OSHA releases fact sheet dealing with shipyard hazards

Fires and explosions caused by flammable coatings and paints and illnesses caused by exposure to toxic chemical compounds are significant on-the-job dangers faced by shipyard workers in Pennsylvania and around the country according to the Occupational Safety and Health Administration. The federal agency says that shipyard workers face particularly high risks because they are often called upon to apply potentially dangerous paints and other materials in poorly ventilated confined spaces.

An OSHA fact sheet reminds shipyard employers that they are responsible for identifying, evaluating and addressing respiratory hazards and ensuring that their workers are properly trained. In addition to providing workers with comprehensive safety training and appropriate protective equipment, the fact sheet urges employers to conduct regular atmospheric tests to help prevent combustible solvent vapors from reaching dangerous levels.

Other steps that shipyard employers can take to protect their workers include ensuring that fire extinguishers and other safety devices are working properly and checking to make sure that the tools and equipment used in confined spaces do not create sparks that could ignite clouds of volatile vapors. Grounding tools or bonding them to vessels electrically is especially important when paints or coatings with flash points below 80 degrees Fahrenheit are being used according to OSHA. Once painting work has been completed, ventilation efforts should continue and the area should be kept free of gas.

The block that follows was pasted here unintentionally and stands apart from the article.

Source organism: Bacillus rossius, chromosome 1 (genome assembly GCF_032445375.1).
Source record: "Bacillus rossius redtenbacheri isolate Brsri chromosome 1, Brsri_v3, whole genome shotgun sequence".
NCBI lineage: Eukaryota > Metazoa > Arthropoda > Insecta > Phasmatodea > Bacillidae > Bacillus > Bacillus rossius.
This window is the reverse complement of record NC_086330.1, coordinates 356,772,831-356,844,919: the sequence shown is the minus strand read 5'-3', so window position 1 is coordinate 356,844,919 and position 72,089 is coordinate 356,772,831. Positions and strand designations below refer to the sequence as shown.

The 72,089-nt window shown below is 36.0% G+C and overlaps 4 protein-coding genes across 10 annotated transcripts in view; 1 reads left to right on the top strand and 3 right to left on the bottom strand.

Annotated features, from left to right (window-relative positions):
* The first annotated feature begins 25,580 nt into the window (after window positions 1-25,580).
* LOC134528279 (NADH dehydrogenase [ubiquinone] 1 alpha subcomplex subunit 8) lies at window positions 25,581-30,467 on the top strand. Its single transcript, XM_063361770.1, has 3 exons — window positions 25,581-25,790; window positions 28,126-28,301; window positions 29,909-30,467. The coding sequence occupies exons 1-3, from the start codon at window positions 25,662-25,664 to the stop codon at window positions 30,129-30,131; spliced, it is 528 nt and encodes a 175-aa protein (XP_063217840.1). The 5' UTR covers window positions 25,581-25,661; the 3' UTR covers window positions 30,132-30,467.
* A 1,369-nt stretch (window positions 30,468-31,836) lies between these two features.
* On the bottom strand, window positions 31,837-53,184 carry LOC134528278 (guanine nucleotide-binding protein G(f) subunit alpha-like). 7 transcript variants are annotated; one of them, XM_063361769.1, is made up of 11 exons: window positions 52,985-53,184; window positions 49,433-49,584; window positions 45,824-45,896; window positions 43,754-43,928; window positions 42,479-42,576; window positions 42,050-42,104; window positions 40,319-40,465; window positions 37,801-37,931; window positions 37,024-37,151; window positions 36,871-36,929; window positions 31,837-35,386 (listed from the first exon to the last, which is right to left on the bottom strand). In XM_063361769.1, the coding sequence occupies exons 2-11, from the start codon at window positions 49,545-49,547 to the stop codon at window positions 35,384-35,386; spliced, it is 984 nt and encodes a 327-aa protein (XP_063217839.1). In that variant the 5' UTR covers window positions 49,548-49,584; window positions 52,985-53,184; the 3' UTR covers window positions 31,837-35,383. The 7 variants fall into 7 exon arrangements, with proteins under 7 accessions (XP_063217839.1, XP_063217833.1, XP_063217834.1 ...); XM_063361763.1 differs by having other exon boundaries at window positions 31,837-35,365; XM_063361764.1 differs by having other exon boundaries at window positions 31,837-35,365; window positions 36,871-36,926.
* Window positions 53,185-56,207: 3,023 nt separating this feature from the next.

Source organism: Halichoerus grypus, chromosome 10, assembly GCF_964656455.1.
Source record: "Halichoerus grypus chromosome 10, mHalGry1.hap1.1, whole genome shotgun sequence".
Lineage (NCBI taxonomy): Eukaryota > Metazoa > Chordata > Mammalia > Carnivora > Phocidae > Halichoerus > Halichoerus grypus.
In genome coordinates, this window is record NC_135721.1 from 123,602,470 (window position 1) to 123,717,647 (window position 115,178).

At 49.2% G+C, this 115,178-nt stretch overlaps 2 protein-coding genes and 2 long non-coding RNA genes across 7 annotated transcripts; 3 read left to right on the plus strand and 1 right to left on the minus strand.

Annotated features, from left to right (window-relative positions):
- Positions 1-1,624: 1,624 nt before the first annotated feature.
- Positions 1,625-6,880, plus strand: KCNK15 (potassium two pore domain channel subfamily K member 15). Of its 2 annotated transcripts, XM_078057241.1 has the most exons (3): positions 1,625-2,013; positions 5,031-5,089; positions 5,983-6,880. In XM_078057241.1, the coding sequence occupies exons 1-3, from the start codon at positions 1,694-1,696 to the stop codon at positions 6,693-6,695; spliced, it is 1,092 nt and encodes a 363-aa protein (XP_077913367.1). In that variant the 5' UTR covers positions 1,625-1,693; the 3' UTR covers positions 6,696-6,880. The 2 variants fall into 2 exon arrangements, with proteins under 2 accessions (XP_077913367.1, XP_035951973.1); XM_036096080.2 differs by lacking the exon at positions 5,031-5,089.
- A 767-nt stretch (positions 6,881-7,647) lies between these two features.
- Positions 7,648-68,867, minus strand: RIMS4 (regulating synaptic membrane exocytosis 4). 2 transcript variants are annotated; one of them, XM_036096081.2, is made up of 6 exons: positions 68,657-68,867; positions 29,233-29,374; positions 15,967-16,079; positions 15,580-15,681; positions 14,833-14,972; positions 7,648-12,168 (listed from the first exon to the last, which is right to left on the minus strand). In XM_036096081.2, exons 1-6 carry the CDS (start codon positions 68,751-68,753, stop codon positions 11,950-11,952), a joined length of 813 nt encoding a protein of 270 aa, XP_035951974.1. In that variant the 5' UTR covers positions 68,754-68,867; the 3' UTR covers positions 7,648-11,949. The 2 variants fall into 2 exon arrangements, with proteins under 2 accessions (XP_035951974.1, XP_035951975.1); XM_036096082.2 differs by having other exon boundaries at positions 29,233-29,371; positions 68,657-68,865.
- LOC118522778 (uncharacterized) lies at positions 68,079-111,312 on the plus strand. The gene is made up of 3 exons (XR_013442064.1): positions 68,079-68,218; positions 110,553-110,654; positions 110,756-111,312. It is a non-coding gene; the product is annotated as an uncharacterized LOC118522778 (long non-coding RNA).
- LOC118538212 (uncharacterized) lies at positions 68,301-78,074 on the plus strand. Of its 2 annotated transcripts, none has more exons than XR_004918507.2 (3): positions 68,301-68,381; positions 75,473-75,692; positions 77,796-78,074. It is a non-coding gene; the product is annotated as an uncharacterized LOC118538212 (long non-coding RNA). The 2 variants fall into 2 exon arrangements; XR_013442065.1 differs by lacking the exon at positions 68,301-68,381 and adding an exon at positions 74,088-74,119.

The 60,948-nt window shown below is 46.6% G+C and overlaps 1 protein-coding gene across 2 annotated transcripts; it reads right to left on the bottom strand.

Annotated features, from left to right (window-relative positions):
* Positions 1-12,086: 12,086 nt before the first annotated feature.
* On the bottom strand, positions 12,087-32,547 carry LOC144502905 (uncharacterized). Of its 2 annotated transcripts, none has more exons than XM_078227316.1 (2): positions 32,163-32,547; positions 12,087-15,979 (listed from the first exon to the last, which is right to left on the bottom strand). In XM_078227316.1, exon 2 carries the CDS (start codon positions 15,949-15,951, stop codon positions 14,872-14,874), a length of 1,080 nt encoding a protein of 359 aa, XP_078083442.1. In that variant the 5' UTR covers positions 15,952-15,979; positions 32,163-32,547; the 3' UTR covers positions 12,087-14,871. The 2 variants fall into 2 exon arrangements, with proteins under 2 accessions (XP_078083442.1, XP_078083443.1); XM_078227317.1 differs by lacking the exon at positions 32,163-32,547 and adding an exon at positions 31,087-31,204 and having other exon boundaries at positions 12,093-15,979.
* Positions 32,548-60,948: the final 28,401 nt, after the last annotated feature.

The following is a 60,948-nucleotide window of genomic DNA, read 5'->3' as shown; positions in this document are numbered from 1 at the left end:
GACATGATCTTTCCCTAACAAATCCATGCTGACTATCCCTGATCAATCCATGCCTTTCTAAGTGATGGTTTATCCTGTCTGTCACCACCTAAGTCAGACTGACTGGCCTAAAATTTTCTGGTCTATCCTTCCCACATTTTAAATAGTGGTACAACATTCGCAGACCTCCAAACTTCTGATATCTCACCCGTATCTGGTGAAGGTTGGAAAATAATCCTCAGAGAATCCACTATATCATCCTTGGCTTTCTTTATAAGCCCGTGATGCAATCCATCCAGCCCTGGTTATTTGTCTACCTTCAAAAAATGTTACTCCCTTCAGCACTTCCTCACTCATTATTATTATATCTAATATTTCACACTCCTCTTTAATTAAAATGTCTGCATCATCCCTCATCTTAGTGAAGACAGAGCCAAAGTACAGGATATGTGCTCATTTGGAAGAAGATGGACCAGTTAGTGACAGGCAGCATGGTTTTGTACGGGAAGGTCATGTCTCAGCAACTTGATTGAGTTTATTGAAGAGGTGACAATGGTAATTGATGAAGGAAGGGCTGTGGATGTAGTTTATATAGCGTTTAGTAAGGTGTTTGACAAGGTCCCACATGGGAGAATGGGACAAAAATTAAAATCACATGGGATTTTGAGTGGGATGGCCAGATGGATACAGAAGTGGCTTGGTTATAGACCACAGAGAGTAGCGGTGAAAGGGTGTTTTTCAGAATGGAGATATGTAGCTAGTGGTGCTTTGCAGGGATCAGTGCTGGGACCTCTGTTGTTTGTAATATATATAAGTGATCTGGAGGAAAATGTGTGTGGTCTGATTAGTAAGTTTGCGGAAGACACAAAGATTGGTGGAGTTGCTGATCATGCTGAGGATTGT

Workers who are injured in shipyard accidents often rely on workers’ compensation benefits cover their health care expenses and help make ends meet until they are able to return to work, but the application process can be difficult for those who are unfamiliar with the paperwork involved. Attorneys with experience in this area could help injured workers to avoid delays and denials by ensuring that all of their documentation is complete and supported by relevant medical and financial evidence.